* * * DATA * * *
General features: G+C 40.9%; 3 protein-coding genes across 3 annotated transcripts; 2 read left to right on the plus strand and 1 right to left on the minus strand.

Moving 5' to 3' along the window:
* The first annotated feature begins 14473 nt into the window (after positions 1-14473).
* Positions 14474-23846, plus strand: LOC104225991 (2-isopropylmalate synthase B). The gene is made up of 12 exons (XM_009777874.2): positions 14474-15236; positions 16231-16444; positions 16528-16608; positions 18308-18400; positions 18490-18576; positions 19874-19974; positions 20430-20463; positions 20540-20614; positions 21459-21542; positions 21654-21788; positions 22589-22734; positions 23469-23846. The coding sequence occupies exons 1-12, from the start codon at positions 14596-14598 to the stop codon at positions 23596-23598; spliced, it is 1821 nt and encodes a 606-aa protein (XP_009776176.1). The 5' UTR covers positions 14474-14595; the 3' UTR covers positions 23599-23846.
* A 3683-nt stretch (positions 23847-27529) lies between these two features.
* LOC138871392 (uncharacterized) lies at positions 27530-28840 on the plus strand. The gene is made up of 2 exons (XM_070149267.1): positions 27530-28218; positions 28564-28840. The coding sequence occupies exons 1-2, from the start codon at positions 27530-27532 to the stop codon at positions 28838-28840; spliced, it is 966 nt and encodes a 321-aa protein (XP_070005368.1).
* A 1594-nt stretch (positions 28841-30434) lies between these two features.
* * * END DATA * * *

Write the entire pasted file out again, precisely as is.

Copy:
General features: G+C 40.9%; 3 protein-coding genes across 3 annotated transcripts; 2 read left to right on the plus strand and 1 right to left on the minus strand.

Moving 5' to 3' along the window:
* The first annotated feature begins 14473 nt into the window (after positions 1-14473).
* Positions 14474-23846, plus strand: LOC104225991 (2-isopropylmalate synthase B). The gene is made up of 12 exons (XM_009777874.2): positions 14474-15236; positions 16231-16444; positions 16528-16608; positions 18308-18400; positions 18490-18576; positions 19874-19974; positions 20430-20463; positions 20540-20614; positions 21459-21542; positions 21654-21788; positions 22589-22734; positions 23469-23846. The coding sequence occupies exons 1-12, from the start codon at positions 14596-14598 to the stop codon at positions 23596-23598; spliced, it is 1821 nt and encodes a 606-aa protein (XP_009776176.1). The 5' UTR covers positions 14474-14595; the 3' UTR covers positions 23599-23846.
* A 3683-nt stretch (positions 23847-27529) lies between these two features.
* LOC138871392 (uncharacterized) lies at positions 27530-28840 on the plus strand. The gene is made up of 2 exons (XM_070149267.1): positions 27530-28218; positions 28564-28840. The coding sequence occupies exons 1-2, from the start codon at positions 27530-27532 to the stop codon at positions 28838-28840; spliced, it is 966 nt and encodes a 321-aa protein (XP_070005368.1).
* A 1594-nt stretch (positions 28841-30434) lies between these two features.